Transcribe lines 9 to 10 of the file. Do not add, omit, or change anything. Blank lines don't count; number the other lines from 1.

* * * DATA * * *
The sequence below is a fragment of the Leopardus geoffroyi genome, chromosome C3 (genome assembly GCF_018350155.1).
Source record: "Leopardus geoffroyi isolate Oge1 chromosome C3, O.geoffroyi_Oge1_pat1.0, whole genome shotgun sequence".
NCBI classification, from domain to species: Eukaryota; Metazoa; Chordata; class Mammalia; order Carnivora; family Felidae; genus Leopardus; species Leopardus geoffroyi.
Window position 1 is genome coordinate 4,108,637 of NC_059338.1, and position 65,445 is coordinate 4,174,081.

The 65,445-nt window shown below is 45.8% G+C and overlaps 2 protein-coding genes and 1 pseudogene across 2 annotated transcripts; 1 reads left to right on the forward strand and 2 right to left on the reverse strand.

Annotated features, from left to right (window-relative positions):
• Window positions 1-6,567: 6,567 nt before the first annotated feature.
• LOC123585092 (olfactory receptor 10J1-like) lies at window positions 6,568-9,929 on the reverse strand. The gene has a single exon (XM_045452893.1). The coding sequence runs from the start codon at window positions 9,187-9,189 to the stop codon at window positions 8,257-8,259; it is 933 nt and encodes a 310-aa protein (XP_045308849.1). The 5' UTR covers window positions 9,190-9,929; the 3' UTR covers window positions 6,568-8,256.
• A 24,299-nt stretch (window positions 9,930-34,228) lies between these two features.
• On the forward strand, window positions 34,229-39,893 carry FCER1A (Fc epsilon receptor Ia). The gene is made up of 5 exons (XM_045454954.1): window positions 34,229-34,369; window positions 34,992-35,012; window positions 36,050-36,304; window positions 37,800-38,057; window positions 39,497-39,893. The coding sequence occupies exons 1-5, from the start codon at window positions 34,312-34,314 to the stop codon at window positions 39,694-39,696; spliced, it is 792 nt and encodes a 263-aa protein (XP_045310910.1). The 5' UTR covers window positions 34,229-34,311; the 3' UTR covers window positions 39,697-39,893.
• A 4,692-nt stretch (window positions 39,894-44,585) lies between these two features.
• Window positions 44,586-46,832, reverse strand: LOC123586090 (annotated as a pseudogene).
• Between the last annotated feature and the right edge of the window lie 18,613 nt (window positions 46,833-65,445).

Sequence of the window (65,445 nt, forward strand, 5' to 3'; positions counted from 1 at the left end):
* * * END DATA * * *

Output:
• A 24,299-nt stretch (window positions 9,930-34,228) lies between these two features.
• On the forward strand, window positions 34,229-39,893 carry FCER1A (Fc epsilon receptor Ia). The gene is made up of 5 exons (XM_045454954.1): window positions 34,229-34,369; window positions 34,992-35,012; window positions 36,050-36,304; window positions 37,800-38,057; window positions 39,497-39,893. The coding sequence occupies exons 1-5, from the start codon at window positions 34,312-34,314 to the stop codon at window positions 39,694-39,696; spliced, it is 792 nt and encodes a 263-aa protein (XP_045310910.1). The 5' UTR covers window positions 34,229-34,311; the 3' UTR covers window positions 39,697-39,893.